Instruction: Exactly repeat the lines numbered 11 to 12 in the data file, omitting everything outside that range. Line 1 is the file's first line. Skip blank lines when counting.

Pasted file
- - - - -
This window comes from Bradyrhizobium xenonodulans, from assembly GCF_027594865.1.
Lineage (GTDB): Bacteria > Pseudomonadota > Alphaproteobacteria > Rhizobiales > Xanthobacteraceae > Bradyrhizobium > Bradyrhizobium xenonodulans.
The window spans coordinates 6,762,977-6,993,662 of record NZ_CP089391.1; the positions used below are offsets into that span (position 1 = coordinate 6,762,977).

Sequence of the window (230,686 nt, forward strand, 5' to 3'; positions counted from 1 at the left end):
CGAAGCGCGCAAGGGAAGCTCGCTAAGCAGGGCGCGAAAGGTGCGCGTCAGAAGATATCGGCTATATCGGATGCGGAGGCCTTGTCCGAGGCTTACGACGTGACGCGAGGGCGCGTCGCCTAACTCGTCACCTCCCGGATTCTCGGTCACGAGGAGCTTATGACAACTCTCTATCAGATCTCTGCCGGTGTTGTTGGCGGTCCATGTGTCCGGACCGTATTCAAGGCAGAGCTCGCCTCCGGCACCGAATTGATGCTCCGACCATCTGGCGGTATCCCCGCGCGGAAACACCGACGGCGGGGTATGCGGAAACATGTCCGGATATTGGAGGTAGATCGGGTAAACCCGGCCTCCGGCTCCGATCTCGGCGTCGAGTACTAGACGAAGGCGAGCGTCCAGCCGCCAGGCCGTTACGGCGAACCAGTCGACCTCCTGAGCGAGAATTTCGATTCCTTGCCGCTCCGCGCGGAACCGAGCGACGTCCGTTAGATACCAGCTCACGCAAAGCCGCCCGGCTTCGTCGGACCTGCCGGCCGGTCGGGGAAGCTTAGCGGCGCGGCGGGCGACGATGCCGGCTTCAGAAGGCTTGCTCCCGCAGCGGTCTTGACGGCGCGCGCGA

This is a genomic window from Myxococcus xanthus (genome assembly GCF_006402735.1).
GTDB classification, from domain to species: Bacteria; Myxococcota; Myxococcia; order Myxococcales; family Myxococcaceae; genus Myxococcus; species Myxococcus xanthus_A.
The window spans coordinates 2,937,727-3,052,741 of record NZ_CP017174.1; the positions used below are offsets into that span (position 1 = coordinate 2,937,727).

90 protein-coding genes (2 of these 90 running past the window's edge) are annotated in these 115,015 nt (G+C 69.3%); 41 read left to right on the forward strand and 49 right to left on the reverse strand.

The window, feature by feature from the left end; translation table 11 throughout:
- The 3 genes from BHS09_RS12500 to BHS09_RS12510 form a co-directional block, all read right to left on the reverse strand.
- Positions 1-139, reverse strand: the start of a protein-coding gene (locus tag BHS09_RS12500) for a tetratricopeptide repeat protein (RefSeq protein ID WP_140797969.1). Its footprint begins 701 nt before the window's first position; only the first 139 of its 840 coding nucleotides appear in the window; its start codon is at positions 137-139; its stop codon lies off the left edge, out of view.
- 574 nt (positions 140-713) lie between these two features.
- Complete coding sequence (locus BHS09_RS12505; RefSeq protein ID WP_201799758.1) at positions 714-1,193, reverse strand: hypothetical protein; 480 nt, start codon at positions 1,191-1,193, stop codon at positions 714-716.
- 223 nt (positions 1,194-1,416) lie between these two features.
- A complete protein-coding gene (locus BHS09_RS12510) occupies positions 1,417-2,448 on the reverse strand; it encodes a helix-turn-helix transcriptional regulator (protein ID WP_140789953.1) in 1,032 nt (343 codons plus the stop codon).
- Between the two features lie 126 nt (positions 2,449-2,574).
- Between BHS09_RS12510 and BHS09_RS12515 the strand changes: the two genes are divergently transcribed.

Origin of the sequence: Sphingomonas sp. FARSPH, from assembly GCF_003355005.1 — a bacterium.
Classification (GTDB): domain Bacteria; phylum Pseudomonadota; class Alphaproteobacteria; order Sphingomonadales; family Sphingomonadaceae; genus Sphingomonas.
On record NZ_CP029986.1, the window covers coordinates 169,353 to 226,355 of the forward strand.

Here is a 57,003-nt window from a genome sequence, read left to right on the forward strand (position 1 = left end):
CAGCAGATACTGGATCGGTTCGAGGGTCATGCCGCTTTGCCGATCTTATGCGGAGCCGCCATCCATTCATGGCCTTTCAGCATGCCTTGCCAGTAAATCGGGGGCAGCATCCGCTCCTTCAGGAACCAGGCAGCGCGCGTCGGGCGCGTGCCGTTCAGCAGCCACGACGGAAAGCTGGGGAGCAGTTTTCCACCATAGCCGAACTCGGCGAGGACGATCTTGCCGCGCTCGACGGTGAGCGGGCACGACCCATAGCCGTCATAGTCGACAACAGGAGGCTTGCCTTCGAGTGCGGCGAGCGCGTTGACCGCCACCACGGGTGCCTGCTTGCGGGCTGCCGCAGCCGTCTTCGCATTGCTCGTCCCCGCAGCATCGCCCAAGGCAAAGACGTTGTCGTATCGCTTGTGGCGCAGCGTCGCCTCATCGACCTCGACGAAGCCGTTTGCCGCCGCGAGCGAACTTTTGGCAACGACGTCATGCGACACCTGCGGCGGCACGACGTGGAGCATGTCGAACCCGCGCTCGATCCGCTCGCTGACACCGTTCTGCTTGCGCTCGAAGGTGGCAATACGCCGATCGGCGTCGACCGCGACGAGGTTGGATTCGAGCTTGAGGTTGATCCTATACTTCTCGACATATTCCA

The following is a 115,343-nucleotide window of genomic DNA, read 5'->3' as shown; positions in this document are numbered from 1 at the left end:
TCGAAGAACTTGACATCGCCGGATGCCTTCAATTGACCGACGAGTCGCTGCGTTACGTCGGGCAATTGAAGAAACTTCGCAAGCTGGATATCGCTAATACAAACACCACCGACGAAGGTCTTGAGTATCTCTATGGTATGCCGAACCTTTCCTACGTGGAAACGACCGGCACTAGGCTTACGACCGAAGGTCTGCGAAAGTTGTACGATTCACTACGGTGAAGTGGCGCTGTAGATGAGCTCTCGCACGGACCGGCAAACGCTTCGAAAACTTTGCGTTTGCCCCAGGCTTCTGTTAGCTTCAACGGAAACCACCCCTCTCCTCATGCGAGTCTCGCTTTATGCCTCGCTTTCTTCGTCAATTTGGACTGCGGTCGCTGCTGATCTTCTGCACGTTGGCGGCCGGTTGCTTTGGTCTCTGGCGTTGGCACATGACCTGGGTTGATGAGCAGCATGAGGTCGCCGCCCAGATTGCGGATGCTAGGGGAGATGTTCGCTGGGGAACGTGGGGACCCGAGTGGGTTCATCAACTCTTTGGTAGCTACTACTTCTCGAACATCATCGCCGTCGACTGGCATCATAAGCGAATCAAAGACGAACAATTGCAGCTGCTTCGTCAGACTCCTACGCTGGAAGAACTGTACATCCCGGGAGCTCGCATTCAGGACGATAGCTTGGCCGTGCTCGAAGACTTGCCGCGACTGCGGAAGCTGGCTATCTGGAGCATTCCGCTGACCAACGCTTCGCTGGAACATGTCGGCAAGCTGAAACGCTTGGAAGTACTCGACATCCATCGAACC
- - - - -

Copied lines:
- The 3 genes from BHS09_RS12500 to BHS09_RS12510 form a co-directional block, all read right to left on the reverse strand.
- Positions 1-139, reverse strand: the start of a protein-coding gene (locus tag BHS09_RS12500) for a tetratricopeptide repeat protein (RefSeq protein ID WP_140797969.1). Its footprint begins 701 nt before the window's first position; only the first 139 of its 840 coding nucleotides appear in the window; its start codon is at positions 137-139; its stop codon lies off the left edge, out of view.